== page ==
When the team undertook DISC Profiling, it became apparent that the athlete had a Natural DISC Style high in Steadiness ‘S’ and Conscientious ‘C’, with an on-field adapted style high in ‘C’. Being a natural ‘S,’ meant that she had a team-first mentality, was protective of the people around her, desired connectivity and to perform well. The ‘C’ in her profile represented a need for structure, cautious approach, and a preference for indirectness, which intensified once on the field.

Knowing the athlete’s preferences meant Coach Carlson was able to adjust her approach to appeal to the athlete’s style. This meant giving specific instructions, rather than empowering her to take down the opposition using her strength and physicality. Coach Carlson shifted her approach to give instructions such as,

“Your job is to get five meters at a time. Every single time you have the ball I need you to get five meters, have a perfect post and then I need us to recycle the ball to keep possession.” 

Coach Carlson added,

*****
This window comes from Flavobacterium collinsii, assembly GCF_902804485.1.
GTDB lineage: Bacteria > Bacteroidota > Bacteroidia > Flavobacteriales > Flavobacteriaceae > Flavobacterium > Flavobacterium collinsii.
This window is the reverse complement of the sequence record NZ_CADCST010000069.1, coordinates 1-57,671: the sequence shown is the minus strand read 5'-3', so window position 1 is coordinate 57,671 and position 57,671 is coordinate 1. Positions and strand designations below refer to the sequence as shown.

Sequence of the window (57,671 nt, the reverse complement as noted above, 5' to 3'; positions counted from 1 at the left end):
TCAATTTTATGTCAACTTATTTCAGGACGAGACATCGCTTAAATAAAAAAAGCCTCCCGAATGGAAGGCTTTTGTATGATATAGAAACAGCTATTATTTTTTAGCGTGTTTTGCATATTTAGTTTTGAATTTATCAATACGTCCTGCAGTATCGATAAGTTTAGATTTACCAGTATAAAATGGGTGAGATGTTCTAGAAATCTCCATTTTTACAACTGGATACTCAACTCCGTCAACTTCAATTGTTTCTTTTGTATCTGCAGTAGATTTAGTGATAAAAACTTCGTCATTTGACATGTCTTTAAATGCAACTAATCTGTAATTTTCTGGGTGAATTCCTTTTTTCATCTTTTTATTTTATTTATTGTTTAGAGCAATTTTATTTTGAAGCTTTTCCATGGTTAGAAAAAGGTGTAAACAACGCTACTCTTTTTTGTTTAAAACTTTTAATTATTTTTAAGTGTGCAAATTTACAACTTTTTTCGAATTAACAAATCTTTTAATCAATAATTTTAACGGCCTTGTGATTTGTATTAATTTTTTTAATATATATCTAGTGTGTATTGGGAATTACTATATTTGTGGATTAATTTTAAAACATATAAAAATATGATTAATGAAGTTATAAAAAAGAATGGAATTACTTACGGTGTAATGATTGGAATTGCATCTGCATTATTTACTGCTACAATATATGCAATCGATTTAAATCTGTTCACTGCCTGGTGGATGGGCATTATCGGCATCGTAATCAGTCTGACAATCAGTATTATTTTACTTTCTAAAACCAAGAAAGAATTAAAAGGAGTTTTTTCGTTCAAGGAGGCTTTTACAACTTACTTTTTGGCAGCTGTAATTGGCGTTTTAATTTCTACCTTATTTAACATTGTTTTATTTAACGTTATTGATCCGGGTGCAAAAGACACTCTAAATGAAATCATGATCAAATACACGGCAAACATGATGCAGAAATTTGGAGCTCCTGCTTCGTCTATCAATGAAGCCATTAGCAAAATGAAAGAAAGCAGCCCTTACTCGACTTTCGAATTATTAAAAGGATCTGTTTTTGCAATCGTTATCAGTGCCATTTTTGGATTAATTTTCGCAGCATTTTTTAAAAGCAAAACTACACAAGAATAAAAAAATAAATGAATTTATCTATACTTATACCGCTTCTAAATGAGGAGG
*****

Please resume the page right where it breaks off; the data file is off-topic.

“After that discussion, the player would go out and get 10 meters. In that season she broke a record that still exists today. It had zero to do with me rewiring her mentality, and all to do with me working out what she needed from me. She needed me to be really clear about her role and the expectations around her performance. Once we drilled it down, that was all she had to do, she was an absolute star.” 

Another common occurrence, particularly in team environments is that when communication happens naturally between two styles that are similar, this can often leave others out and cause misunderstanding. Coach Carlson shared a situation where the dynamics of her team had a fly-half and outside center who were a ‘DC’ (Dominance and Conscientious) and an ‘ID’ (Influence and Dominance) respectively, while the inside center, was an ‘S’ (Steadiness).

While the inside center’s role is to set up the play, pass the ball to the outside center, and push the ball to the edges, in this situation the athlete was unintentionally, but regularly, being left out of communication. This was due to the similarities in the fly-half and outside center’s ‘D’ profiles which meant that these two players were comfortable with very direct, outcome driven, and fast communication. In contrast, the ‘S’ style inside center operated at a slower pace, was relationship focused, and preferred collaborative communication.